in bourgeois states, a procedure for handling criminal cases in which the case’s two main parts—preliminary investigation and court trial—are based on different legal principles. Such a procedure was first introduced in France in 1808. A type of inquest-indictment procedure was used as the basis for criminal procedure in tsarist Russia, being incorporated into the Judicial Statutes of 1864.
In an inquest-indictment procedure, the preliminary investigation seeks to establish the guilt of the accused. It determines the direction and limits of the court trial and in many instances all but determines the disposition of the case. The process is characterized by the absolute power of the prosecuting authority, a lack of publicity and adversary procedure, and limitations on the rights of the accused and his defense counsel. The principal part of the preliminary investigation consists of the arbitrary actions of the police. Moreover, existing procedural guarantees are reduced to nothing in a number of instances on the grounds of urgency and expediency. The accused is not entitled to be fully acquainted with the materials of the case. The presumption of innocence is essentially inoperative, and a confession by the accused is regarded as decisive evidence.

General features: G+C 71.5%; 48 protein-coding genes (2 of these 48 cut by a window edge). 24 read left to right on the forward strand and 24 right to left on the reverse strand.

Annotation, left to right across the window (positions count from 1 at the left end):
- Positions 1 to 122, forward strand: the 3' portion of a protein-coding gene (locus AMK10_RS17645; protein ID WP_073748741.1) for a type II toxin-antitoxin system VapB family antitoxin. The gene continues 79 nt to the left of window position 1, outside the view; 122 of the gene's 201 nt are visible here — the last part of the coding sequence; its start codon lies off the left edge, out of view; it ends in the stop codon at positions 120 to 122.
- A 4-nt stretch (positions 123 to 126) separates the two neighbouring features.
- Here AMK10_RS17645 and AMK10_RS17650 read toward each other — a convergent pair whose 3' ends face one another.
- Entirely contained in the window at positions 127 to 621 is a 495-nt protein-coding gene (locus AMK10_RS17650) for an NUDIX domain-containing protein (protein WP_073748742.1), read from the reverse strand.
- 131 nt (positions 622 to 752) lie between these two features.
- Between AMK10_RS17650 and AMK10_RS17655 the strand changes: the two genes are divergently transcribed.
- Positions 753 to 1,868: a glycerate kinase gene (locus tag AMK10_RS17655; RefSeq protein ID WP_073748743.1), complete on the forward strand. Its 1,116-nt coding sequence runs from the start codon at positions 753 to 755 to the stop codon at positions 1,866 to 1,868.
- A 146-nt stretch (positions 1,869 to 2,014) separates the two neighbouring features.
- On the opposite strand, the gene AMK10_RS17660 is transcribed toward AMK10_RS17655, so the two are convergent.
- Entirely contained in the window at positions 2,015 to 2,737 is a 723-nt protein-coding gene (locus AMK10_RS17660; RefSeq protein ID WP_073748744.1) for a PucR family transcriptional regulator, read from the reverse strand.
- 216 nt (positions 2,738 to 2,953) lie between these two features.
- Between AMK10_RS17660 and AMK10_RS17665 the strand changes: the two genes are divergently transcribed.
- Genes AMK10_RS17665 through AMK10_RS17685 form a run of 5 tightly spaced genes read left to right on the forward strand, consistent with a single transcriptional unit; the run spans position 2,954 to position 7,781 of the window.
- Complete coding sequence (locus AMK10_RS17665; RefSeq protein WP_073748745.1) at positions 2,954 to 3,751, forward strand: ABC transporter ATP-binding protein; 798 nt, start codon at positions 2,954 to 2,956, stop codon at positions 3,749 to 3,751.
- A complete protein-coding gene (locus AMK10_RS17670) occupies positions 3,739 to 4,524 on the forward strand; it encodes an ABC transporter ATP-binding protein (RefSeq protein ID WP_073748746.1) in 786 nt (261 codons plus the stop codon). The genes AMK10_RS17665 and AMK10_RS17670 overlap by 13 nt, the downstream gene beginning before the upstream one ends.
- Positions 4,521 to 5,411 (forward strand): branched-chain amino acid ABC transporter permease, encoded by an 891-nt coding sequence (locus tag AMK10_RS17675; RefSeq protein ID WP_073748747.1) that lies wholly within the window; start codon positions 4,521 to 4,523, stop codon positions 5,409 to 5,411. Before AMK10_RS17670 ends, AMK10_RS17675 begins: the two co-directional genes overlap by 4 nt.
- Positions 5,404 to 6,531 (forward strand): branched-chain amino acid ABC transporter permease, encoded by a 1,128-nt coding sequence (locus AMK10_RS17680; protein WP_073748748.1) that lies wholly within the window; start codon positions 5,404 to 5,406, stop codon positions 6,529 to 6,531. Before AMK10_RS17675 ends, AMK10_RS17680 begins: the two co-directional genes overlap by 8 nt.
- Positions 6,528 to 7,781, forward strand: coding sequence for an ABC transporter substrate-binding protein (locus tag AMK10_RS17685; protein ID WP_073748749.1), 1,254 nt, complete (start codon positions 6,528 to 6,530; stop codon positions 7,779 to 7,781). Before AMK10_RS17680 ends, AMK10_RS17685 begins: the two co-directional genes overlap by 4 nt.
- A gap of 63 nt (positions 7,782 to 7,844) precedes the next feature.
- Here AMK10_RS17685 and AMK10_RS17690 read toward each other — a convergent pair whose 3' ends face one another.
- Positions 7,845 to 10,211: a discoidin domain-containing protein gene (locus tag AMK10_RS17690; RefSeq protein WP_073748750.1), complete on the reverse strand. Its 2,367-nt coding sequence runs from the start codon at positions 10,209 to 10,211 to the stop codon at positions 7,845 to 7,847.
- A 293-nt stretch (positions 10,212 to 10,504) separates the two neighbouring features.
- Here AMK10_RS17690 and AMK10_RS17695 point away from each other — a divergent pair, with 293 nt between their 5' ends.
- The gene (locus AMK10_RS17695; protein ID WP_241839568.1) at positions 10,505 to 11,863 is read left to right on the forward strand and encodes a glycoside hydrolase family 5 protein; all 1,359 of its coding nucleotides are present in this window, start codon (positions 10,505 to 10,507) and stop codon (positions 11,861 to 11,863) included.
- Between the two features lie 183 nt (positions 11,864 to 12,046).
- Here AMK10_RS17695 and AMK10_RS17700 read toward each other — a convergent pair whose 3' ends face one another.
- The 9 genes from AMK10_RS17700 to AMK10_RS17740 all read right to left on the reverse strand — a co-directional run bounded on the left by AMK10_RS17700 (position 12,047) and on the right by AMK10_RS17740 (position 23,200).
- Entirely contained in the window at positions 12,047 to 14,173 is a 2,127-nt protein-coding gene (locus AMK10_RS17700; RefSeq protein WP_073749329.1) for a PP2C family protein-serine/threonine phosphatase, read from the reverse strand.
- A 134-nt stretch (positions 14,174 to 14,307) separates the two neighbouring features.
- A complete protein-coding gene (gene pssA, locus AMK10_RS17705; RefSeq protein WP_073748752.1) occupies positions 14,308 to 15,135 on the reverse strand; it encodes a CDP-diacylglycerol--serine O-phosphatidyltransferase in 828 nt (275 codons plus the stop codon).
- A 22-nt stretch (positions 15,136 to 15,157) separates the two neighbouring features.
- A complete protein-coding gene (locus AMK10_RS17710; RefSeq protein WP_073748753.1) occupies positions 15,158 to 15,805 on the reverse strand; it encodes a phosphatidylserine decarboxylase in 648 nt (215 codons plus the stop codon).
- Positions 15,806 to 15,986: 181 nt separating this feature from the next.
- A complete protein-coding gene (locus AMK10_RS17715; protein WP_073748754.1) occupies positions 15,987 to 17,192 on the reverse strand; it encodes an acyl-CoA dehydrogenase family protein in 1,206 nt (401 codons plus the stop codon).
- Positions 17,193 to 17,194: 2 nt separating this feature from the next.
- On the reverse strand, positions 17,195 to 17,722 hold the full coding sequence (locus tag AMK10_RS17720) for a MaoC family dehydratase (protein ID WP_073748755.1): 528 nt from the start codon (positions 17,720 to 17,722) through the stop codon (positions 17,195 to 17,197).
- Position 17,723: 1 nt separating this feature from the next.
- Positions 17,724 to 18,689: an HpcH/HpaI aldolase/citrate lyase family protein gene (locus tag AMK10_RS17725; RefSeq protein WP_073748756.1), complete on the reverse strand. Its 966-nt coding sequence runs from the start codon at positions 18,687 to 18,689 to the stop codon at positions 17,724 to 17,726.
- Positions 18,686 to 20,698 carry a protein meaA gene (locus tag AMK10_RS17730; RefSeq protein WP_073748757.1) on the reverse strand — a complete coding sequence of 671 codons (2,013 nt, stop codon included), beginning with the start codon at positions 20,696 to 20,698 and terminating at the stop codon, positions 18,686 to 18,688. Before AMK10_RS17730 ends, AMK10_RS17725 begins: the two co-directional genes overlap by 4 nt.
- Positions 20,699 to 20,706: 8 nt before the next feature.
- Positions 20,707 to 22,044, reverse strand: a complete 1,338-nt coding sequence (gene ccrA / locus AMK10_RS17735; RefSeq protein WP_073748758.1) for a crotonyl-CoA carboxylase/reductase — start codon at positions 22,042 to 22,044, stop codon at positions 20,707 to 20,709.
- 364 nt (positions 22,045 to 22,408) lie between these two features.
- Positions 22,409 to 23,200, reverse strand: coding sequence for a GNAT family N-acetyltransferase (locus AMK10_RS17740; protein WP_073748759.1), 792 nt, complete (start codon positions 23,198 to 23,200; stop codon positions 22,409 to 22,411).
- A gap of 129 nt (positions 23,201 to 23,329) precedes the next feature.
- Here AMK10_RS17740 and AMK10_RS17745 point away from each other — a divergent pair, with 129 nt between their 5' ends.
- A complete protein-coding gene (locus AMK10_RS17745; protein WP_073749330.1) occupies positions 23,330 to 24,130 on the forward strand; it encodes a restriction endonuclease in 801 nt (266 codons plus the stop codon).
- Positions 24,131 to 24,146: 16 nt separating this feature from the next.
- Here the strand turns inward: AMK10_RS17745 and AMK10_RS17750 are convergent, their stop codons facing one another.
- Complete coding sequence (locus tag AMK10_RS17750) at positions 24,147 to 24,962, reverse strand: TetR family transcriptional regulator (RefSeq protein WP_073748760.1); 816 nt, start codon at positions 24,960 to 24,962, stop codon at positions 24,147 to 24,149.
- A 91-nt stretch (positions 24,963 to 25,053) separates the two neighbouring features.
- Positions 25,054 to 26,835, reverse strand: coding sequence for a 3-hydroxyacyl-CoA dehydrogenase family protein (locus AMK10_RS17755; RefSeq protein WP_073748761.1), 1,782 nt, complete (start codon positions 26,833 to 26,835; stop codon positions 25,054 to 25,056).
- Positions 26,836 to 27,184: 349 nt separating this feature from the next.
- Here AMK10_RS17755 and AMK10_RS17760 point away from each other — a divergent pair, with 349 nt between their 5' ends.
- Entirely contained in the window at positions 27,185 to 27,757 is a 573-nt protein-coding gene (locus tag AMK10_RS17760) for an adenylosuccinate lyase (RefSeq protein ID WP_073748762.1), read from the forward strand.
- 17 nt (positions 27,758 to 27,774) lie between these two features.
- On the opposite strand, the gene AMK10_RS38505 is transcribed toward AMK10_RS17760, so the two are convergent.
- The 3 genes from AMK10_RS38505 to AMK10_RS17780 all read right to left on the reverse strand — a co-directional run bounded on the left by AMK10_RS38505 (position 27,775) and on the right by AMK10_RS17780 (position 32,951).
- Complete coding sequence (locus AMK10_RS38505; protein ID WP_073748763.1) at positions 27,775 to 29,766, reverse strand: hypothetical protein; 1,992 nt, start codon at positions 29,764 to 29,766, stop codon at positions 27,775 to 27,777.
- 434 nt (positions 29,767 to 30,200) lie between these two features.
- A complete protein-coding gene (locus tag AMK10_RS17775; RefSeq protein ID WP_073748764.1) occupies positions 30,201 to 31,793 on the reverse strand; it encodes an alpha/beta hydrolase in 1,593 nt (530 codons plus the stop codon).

The court trial in an inquest-indictment procedure is required by law to be a public proceeding with the participation of jurors. The opposing parties have equal status, and there is oral testimony and direct examination of the materials of the case in a court session. Here, the rights of the defendant and the defense counsel are broadened. However, numerous stipulations in criminal and procedural law, as well as the application of the law, substantially hinder the working people in utilizing the democratic principles governing trials in criminal cases. Nevertheless, progressive forces, including communist parties, are waging a struggle for the observance and development of democratic principles in criminal legal procedures.